COVID-19 is an emerging, rapidly evolving situation.

Get the latest public health information from CDC and research information from NIH.

U.S. flag

An official website of the United States government

Dot gov

The .gov means it's official.
Federal government websites often end in .gov or .mil. Before sharing sensitive information, make sure you're on a federal government site.

Https

The site is secure.
The https:// ensures that you are connecting to the official website and that any information you provide is encrypted and transmitted securely.

National Toxicology Program

National Toxicology Program

UPDATE NewsletterUPDATE NewsletterOctober 2021

Innovation prize awarded to former NIEHS Director Kenneth Olden

By Robin Arnette
Reprinted from Environmental Factor

The Health and Environmental Sciences Institute (HESI), a Washington, D.C.-based organization committed to improving human and environmental health, has awarded its inaugural Innovation Prize to former NIEHS and National Toxicology Program (NTP) Director Kenneth Olden, Ph.D. The prize recognizes exceptional scientists who have helped improve health equity and reduce health disparities. Olden will receive a cash award of $80,000.

“This award serves as a capstone to my tenure as director of NIEHS," said Olden. "I am humbled by the honor and thank HESI for recognizing the institute’s unwavering commitment to equity and justice in healthcare research and practice.”

Kenneth Olden speaks at a podium “I am confident NIEHS employees and grantees are appreciative that our efforts to embed equity and social justice into the various programs of the institute did not go unnoticed,” said Olden. (Photo courtesy of Steve McCaw / NIEHS)

HESI Innovation Prize

For more than three decades, HESI has developed programs that bring together scientists and collaborators from varying disciplines to promote health equity around the world. Like Olden has done his entire career, future Innovation Prize winners will have shaped their unique approaches to improving health equity based on one or more of the HESI core operations shown below.

  • Safe and effective medicines.
  • Food safety and security.
  • Chemical and consumer product safety.
  • Environmental quality and sustainability.

Distinguished career

At the beginning of his career, Olden was a staff fellow and research biologist at the National Cancer Institute before joining Howard University as associate director of research. He then became director of the Howard University Cancer Center and professor and chairman of the Department of Oncology at Howard University Medical School. Later, he was named director of NIEHS and NTP and served in this capacity from 1991 to 2005.

After that, Olden, became NIEHS Director Emeritus and focused on research again. He joined the institute’s Laboratory of Molecular Carcinogenesis and led the Metastasis Group, which studied the characteristics of tumor cells. However, another institution soon needed his assistance. In 2008, Olden left NIEHS to help found the School of Public Health at Hunter College, part of the City University of New York. The school was the first to have an emphasis on urban health.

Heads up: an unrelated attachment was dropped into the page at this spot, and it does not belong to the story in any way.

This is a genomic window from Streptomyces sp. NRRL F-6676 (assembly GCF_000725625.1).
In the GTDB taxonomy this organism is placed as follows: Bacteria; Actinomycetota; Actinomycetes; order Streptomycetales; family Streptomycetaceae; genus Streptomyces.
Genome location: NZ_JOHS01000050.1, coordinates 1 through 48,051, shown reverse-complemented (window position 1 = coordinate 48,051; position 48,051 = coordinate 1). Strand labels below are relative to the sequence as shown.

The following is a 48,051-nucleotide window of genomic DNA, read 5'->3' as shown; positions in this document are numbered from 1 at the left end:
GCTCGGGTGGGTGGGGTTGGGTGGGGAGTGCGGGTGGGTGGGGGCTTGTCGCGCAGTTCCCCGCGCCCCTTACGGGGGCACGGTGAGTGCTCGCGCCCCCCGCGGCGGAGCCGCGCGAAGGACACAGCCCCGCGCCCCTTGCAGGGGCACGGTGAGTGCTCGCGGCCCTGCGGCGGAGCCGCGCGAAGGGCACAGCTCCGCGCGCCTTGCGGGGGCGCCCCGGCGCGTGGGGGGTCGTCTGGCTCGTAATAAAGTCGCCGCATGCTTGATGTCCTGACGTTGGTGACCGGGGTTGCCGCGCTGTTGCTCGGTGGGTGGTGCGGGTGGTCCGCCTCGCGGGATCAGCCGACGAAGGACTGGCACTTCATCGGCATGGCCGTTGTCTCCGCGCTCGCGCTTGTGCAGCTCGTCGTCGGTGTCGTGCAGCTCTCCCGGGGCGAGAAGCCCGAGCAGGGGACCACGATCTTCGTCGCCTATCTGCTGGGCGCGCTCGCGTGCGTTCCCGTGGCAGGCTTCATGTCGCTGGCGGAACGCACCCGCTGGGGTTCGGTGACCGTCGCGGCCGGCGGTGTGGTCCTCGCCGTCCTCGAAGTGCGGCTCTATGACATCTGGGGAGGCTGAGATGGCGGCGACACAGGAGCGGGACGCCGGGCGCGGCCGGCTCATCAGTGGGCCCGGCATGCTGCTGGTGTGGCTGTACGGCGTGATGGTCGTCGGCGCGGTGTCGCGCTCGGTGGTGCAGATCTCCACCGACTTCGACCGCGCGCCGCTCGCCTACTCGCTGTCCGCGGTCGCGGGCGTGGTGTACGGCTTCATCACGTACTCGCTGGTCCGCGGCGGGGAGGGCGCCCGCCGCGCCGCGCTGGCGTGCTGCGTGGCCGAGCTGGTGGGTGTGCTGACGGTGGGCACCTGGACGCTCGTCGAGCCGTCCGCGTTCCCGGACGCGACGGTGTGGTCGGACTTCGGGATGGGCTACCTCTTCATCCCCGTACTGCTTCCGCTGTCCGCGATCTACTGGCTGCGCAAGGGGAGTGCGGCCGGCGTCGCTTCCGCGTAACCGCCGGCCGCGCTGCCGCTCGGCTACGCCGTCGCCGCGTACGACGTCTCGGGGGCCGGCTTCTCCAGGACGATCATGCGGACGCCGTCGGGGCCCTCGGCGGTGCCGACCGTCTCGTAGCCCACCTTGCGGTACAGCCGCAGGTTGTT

After leading the development of the school’s curriculum, recruiting faculty, and guiding the college through its accreditation process, Olden accepted a new challenge. During the summer of 2012, he joined the U.S. Environmental Protection Agency (EPA) and directed its National Center for Environmental Assessment and the Human Health Risk Assessment Program. He left the EPA in 2016 to focus solely on health equity research.

Spotlighting health inequities

Throughout his illustrious career, Olden found that social determinants of health — such as poverty, food insecurity, lack of housing, and racial discrimination — influenced environmental health outcomes (see sidebar). His research suggested that these and other factors translated to higher rates of disease and lower life expectancy for communities of color. His goal is to produce further data that helps to bolster policy changes related to health disparities.

“Dr. Olden has worked hard and passionately to address health inequities throughout his career,” said NIEHS and NTP Director Rick Woychik, Ph.D. “Therefore, for him to receive the first-ever HESI Innovation Prize is a recognition of his enormous contributions and impact in health equity research across the environmental health sciences community.”


Back to Top

The Update Newsletter is produced by NTP Office of Liaison, Policy, and Review. The text is not copyrighted and can be reprinted without permission. If you use parts of the Update Newsletter in your publication, we ask that you provide us with a copy for our records. We welcome your comments and suggestions.

Director of Office of Liaison, Policy, and Review and Editor-in-Chief: Mary Wolfe | Managing Editor: Anna Lee Mosley